TORONTO (Reuters) – A U.S.-Canadian couple freed in Pakistan this week, nearly five years after being abducted in Afghanistan, reunited with the husband’s family on Saturday, the Associated Press reported.
Joshua Boyle and Caitlan Coleman arrived with their three children late on Friday in Toronto, where the husband said one of his children was murdered and his wife had been raped.
Citing an email from Boyle, the AP reported the family had “reached the first true ‘home’ that the children have ever known — after they spent most of Friday asking if each subsequent airport was our new house hopefully.”
Boyle, a Canadian, and Coleman, an American were kidnapped while backpacking in Afghanistan in 2012 by the Taliban-allied Haqqani network.
Pakistani troops rescued the family this week in the northwest of the country, near the Afghan border. The United States has long accused Pakistan of failing to fight the Haqqani network. The couple had three children while in captivity.
Boyle opened his Friday media statement by saying he was delayed due to a medical emergency involving one of his children.
AP, citing Boyle’s email, said his daughter had a cursory medical exam and hospital staff were “enthusiastically insistent that her chances seemed miraculously high based on a quick physical.”
Boyle made a brief statement at Toronto’s Pearson International Airport late on Friday, calling on the Taliban “to provide my family with the justice we are owed.”
“God willing, this litany of stupidity will be the epitaph of the Haqqani network,” he said.
Reporting by Maggie Parkhill; Writing by Denny Thomas; Editing by Bill Trott
Bob Weinstein (left) slammed his brother Harvey (right) following accusations of sexual misconduct against the Hollywood producer.
Bob Weinstein dubbed his brother, Harvey, a “predator” and said he hoped the disgraced Hollywood producer “gets the justice that he deserves.”
Bob Weinstein, 62, who founded Weinstein Co. with his brother Harvey, 65, told The Hollywood Reporter in an intense interview released Saturday morning the situation was “a waking nightmare.”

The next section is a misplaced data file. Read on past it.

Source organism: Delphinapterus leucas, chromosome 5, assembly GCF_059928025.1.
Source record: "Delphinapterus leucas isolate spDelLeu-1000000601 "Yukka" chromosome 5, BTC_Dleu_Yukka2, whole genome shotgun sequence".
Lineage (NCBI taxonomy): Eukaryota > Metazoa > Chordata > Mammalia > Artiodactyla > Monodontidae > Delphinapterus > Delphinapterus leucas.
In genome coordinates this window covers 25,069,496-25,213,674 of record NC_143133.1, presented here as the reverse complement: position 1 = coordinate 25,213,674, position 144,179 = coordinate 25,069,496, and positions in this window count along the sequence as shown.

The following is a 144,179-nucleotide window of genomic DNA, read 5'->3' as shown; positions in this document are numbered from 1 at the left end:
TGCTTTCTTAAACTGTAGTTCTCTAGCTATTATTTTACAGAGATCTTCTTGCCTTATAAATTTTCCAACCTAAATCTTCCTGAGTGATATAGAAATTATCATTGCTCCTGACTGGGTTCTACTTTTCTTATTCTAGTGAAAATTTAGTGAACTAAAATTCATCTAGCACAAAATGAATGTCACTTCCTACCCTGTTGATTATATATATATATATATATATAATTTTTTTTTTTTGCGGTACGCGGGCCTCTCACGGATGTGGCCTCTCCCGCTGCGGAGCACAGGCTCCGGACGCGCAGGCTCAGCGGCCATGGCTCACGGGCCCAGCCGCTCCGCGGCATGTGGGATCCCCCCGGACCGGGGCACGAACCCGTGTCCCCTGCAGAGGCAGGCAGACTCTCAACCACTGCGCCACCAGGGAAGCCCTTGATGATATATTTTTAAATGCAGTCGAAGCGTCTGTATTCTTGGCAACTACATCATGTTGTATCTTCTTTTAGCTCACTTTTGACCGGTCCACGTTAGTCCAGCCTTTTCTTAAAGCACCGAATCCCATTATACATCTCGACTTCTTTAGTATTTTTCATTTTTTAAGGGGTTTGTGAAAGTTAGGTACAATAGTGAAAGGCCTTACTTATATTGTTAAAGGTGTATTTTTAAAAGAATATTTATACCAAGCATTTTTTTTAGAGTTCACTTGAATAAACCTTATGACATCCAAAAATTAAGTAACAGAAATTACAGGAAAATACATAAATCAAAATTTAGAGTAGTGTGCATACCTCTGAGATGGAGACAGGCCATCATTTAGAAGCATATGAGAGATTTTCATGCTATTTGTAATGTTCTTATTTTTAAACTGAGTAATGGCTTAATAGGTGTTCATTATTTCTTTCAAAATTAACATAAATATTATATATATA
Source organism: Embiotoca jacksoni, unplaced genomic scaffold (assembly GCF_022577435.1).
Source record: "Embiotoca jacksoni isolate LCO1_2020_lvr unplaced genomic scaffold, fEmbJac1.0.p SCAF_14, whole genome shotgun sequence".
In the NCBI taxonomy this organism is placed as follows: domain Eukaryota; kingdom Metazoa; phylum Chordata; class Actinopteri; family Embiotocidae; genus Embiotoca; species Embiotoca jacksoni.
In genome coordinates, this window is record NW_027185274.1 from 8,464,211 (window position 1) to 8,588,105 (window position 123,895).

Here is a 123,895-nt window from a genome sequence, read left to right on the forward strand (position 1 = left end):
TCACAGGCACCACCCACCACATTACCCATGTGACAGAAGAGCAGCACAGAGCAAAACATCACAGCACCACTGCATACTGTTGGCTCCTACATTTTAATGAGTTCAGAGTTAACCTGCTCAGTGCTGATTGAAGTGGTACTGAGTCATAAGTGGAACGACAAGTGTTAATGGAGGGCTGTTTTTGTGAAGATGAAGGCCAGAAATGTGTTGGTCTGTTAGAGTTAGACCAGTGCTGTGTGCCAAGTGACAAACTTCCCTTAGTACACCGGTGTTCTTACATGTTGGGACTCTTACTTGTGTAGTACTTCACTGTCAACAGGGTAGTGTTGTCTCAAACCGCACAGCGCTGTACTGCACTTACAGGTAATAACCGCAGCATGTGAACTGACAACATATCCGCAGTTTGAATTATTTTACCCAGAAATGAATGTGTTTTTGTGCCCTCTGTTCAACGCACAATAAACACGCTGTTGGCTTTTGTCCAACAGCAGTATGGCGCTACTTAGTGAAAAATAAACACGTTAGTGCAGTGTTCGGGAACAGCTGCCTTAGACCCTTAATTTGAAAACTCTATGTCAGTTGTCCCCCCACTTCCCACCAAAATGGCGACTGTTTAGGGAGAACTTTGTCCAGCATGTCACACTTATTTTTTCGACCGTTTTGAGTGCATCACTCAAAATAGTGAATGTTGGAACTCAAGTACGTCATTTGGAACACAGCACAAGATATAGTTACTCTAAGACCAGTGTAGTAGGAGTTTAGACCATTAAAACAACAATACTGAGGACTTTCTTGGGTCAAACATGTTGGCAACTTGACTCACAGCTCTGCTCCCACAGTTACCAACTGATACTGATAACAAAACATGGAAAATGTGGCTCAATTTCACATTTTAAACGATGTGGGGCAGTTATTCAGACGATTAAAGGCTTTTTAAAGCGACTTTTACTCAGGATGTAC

“I find myself in a waking nightmare. My brother has caused unconscionable suffering. As a father of three girls I say this with every bone in my body — I am heartbroken for the women that he has harmed. I’m a fighter,” Weinstein told The Hollywood Reporter.
“This hurts, but I don’t feel an ounce of remorse coming from him, and that kills me too,” he continued. “When I heard his written, lame excuse. Not an excuse. When I heard his admission of feeling remorse for the victims and then him cavalierly, almost crazily saying he was going to go out and take on the NRA, it was so disturbing to me. It was utter insanity. My daughters all felt sick hearing this because we understood he felt nothing. I don’t feel he feels anything to this day. I don’t.”
Harvey Weinstein came under fire after The New York Times released an expose on Oct. 5 that detailed decades of sexual harassment allegations made against the Hollywood producer by actresses and employees. On Tuesday, the New Yorker reported the movie mogul had sexually assaulted three women.
Bob Weinstein (left) said he and his brother Harvey have not had a relationship for years.
Following the bombshell allegations, a number of A-list stars came out to condemn the producer and some, such as Angelina Jolie and Gwyneth Paltrow, told their own uncomfortable experiences with Weinstein.